Location. Location. Location. Does it impact birth defects?
In the United States, birth defects affect about 3% of births yearly and are responsible for 20% of infant deaths. Common birth defects include neural tube defects, congenital heart defects and cleft lip. Most birth defects are thought to be due to a mixture of factors including our genes, behaviors and environment, but the exact cause is unknown in most cases and they can be challenging to diagnose.
Texas has both large urban and rural populations, and some of the greatest geographic, racial, ethnic and socioeconomic diversity in the country. As early as 1991, when a cluster of anencephaly cases (a type of neural tube defect) were diagnosed in Brownsville, scientists and legislators recognized the need for birth defects surveillance and prevention efforts to address this. They established the Texas Birth Defects Epidemiology and Surveillance Branch, which now captures information on all birth defects across the state. These features create unique opportunities to study birth defects in Texas.
Place of residence is associated with air and water quality, access to health and social services, and other factors that can affect pregnancy outcomes. Accordingly, there is some evidence that where a woman lives affects her risk of having a child with a birth defect, but this has not been studied in detail.
To address this gap, our team mined data on more than 900,000 birth defects and 6.5 million live births from 1999 to 2015 to determine how place of residence was associated with >140 specific birth defects. Using U.S. Department of Agriculture Rural-Urban Continuum Codes, we categorized women as living in urban or rural areas. We then evaluated whether the risk of each birth defect differed between groups using a statistical technique adapted from genetic epidemiology.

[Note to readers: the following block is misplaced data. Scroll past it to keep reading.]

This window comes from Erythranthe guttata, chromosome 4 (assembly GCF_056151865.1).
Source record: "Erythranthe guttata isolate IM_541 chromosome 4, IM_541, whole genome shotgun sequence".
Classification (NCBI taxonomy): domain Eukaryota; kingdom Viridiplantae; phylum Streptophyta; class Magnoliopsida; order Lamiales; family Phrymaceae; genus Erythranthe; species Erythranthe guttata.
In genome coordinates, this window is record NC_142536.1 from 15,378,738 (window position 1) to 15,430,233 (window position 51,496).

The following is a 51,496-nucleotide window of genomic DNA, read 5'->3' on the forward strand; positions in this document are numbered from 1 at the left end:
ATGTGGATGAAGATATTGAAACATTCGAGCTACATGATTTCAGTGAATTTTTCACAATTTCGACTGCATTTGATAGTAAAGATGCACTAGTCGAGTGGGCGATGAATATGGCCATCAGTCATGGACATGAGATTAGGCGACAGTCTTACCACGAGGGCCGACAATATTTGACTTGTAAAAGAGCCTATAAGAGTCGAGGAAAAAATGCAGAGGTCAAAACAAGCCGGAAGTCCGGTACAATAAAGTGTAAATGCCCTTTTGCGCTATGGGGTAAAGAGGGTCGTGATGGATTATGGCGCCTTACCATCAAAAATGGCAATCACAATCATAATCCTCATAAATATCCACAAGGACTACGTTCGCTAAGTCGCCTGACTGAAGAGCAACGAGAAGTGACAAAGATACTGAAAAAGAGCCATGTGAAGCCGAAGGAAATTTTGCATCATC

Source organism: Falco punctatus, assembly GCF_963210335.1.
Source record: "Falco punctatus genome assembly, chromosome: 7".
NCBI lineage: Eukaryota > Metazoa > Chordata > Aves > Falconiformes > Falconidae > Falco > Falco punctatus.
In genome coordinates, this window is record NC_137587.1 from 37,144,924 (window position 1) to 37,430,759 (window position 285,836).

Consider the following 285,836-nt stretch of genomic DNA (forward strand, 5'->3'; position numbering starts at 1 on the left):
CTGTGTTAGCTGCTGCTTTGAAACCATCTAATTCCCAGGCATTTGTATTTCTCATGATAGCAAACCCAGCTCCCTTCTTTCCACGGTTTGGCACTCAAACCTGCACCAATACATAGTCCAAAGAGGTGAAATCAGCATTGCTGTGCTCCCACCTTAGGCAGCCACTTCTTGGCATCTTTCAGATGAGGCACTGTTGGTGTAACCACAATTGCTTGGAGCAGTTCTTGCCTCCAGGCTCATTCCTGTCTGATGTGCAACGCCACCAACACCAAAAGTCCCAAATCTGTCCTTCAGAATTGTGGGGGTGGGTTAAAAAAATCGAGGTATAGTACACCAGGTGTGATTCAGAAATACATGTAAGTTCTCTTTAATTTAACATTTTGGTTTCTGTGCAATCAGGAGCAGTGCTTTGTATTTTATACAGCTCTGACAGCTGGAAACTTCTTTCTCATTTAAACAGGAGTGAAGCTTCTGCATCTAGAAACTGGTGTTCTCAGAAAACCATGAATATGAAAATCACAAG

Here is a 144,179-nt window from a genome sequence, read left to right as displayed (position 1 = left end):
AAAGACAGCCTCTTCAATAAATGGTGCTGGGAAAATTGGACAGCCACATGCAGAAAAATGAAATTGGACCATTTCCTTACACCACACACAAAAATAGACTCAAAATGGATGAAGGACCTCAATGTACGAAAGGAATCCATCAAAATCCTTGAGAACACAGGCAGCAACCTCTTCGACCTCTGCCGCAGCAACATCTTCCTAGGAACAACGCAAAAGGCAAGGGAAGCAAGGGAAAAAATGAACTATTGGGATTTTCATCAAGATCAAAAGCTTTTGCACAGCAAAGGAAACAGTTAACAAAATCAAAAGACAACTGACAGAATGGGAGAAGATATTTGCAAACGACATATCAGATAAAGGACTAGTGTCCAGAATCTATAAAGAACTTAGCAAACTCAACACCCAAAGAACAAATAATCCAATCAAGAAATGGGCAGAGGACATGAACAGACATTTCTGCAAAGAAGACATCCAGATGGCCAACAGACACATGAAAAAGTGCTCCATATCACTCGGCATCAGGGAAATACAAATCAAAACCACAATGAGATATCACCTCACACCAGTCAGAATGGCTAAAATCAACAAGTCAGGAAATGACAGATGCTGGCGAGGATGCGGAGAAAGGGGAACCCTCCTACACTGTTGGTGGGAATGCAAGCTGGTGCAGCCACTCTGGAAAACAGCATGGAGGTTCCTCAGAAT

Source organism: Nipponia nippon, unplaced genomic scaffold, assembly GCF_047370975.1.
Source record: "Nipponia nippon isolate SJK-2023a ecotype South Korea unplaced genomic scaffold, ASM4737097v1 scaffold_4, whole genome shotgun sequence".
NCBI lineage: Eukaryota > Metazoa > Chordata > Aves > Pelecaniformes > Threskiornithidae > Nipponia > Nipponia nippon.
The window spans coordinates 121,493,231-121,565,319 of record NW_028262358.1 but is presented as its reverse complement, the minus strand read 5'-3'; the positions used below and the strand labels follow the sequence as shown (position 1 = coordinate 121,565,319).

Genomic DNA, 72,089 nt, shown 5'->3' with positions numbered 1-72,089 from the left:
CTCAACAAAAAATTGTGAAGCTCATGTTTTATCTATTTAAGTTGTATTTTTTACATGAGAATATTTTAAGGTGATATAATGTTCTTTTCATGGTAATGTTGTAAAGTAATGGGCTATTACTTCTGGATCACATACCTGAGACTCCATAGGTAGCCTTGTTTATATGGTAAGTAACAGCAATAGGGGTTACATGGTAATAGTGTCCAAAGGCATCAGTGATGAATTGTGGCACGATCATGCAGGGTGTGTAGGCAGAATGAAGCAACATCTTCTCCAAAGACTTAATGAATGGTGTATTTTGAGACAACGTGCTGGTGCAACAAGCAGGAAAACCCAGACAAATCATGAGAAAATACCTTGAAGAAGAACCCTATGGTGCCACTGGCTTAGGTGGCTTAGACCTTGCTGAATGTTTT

Our work identified 12 specific birth defects that varied according to where the mother lived during pregnancy. These included ventricular septal defects, microcephalus and anomalies of the female genitalia. Our findings may have important implications for mothers and babies in Texas.
Some may be explained by differences in access to care for women and children in urban versus rural counties. Limited access to care for women in rural areas may result in underdiagnosis of certain birth defects and delay of treatment, leading to poorer outcomes for affected children. Conversely, limited access to or quality of healthcare for women living in rural areas may increase birth defects prevalence if it leads to lower rates of folic acid supplementation or poorer management of chronic health conditions like diabetes.
Another possibility is that characteristics of urban settings may be relevant to the cause, diagnosis and/or surveillance of birth defects. Previous research shows that women living in areas with poor air quality and high traffic density who breathed high levels of carbon monoxide during pregnancy are nearly twice as likely to have a baby with spina bifida or anencephaly compared to those with low levels of carbon monoxide exposure.
Our study suggests that birth defects may be underdiagnosed in rural areas, highlighting the need to understand whether the healthcare needs of women and children in rural Texas are being met. It also suggests the need to investigate specific characteristics of urban areas that may increase risk for these birth defects. We hope that our work can help guide this research and ultimately improve the health of women and children across Texas.
By Elisa Benavides, M.P.H., research coordinator III at the Center for Epidemiology and Population Health at Baylor College of Medicine